If the card supports Issuer authentication, the terminal receives authorization data and sends it to the card using the External Authentication command. The card calculates the ARPC value and compares it with the one received from the terminal. If everything fits, it means that the answer came from the Issuer. If authentication failed, the following transactions will be sent online until the ARPC comparison is successful. The Issuer can set a parameter on the card that rejects the transaction if authentication fails.

Changing the settings, card (Issuer-to-Card Script Processing). The Issuer can change the card parameters used when working offline, as well as the PIN code and the number of attempts to present it, block or unblock the application, and block the card by sending special scripts in the authorization response. Scripts are signed using a special sdes key of the card, and the new PIN value is encrypted with the same key.

Completion of the process. Based on the information received from the Issuer, the transaction is either accepted or rejected. Accordingly, the vehicle or AAS cryptograms are formed.
There is a fairly wide range of certified cards on the market that meet the specifications of EMV and international payment systems. Let’s try to classify these offers. Let’s pay attention to the fact that if the behavior of the card “in battle” (when working with the terminal) is sufficiently described, then the questions (and commands) concerning card personalization are left to the chip developers and the cards themselves.

There are two types of cards – cards with “closed” operating systems (so – called proprietary or native cards) and cards with open operating systems.

As a rule, operating systems (masks) for native cards are developed by smart card manufacturers themselves, primarily such large ones as Gemlpus, Axalto, Oberthur, and G&D. In these cards, an application is a two-level data structure (similar to a personal computer-files inside a directory). According to their functionality, these cards can be divided into cards with a single EMV application (VSDC or M/Chip Lite) and multifunctional cards. The advantage of the first is relative cheapness, and the second is the ability to use additional applications. In the simplest case, it can be a loyalty application – an application that encourages customers to serve in a particular retail network by awarding bonus points (bonuses), the value of which usually depends on the purchase amount. In addition, it is possible to create additional local EMV applications, similar to the applications of payment systems (however, there may be a problem of resolving such a decision with the international payment system itself). Finally, a number of cards can be used to build various wallet schemes, including well-known in Russia systems of pre-authorized debit or “petrol” systems such as e-wallet, as well as various identification systems (pension Fund, medical insurance, logical access to corporate networks, physical access, etc.). in the vast majority of chips of these cards do not have a cryptoprocessor and do not support dynamic authentication and encrypted PIN (although there are exceptions).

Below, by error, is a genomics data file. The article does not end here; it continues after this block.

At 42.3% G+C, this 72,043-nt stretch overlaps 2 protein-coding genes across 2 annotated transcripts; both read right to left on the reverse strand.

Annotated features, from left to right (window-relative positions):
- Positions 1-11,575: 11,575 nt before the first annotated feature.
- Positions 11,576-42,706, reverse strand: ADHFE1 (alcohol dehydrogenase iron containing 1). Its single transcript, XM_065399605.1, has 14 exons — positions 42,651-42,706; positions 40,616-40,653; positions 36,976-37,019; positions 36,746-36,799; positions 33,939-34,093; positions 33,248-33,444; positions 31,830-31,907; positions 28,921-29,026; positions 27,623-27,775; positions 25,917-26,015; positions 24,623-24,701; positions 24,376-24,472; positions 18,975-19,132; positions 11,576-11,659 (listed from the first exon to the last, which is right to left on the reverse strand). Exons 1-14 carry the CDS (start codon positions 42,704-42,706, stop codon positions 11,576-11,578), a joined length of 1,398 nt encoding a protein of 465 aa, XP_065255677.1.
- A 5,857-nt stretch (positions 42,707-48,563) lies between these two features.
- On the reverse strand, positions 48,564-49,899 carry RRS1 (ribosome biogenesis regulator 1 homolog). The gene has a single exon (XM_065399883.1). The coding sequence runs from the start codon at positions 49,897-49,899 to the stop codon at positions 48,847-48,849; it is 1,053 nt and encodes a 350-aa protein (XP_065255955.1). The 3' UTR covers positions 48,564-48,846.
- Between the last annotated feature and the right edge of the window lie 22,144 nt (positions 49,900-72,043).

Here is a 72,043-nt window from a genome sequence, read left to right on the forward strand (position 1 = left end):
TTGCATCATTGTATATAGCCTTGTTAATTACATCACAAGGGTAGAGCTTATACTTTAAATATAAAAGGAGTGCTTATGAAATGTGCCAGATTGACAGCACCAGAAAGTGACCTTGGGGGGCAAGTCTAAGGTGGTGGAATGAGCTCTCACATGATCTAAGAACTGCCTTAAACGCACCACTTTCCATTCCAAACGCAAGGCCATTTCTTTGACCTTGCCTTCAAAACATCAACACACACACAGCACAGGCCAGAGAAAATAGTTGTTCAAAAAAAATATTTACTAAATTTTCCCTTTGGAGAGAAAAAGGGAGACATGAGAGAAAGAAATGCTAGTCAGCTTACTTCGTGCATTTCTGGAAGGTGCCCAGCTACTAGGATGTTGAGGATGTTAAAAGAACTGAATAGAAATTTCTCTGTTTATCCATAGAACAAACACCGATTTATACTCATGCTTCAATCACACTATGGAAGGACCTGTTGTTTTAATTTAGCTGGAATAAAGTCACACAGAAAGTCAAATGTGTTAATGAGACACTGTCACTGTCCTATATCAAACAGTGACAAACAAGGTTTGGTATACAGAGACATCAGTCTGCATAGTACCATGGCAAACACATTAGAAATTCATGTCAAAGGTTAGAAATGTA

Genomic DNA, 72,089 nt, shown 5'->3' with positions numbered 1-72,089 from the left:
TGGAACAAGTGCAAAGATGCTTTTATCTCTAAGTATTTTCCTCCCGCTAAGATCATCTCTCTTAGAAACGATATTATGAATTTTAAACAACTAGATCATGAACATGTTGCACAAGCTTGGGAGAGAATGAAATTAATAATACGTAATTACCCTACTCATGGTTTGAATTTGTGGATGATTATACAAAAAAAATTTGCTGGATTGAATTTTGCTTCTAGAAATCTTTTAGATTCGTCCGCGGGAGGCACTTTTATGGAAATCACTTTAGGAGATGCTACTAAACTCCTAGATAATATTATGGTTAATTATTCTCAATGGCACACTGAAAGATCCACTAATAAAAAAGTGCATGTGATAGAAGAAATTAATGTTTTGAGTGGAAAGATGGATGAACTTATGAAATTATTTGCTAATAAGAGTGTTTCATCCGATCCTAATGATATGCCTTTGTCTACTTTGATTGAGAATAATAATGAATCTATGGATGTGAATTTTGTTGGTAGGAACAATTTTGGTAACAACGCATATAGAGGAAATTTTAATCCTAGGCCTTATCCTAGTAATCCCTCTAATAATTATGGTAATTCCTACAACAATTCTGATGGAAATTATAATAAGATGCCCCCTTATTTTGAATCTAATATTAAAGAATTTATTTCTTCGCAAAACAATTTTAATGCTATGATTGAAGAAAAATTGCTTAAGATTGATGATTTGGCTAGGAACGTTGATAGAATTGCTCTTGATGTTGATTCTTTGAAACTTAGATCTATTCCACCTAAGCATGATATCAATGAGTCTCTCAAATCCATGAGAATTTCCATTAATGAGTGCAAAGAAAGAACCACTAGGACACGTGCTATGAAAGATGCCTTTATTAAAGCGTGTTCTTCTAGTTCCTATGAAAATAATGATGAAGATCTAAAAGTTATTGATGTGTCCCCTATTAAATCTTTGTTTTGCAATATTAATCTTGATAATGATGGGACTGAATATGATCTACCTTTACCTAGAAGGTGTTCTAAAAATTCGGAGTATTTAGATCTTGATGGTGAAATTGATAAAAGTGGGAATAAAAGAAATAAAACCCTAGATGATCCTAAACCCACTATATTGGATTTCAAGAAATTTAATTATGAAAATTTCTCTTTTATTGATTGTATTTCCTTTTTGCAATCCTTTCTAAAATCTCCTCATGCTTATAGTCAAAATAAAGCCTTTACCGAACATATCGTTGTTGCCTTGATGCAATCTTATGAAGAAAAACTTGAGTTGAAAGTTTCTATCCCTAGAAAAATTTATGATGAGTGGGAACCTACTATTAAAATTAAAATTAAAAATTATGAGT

cards with open operating systems include Java cards (or similar cards that meet the Global Platform specifications) and cards with the Multos operating system. Applications on these cards are programs (applets) that provide a particular functionality. When you activate the applet, you can write and store data. Multos cards implement the M/Chip Select application owned by MasterCard. cards support DDA.

Global Platform cards can be either DDA-enabled or encrypted pin-enabled (i.e.,with a cryptoprocessor), or they can be supported by AES. As a rule, only the VSDC applet for issuing Visa cards exists for these cards. However, some card manufacturers also have applets for MasterCard (M/Chip Lite – SDA cards). Among the certified Global Platform cards with DDA support (card manufacturers – owners of operating systems-Oberthur, G&D and Gemplus), it is worth noting jcopxo cards (x = 2, 3), the owner of which is Visa itself, which transfers the right to make cards for a sufficiently large number of productions and regulates the final price. Global Platform cards are also interesting in terms of personalization. For these cards, there are strict recommendations on the personalization mechanism and the structure of the personalization file (the Common Personalization specification).

It should be noted that following this specification is convenient and appropriate for personalization of any cards.
cards with open operating systems are multifunctional and are intended mainly for multifunctional systems. These cards are more expensive than cards with a closed operating system. Some of them are able to safely support the so-called post-issue, when the app is not only activated and/or personalized, but also created after personalization of the card.

Life cycle cards

Before the card gets a “start in life” and is issued to the owner, it goes through three stages in succession:
chip manufacturing;
card production;
personalization of the card.
At the stage of manufacturing a chip with a microprocessor, the following main actions are performed: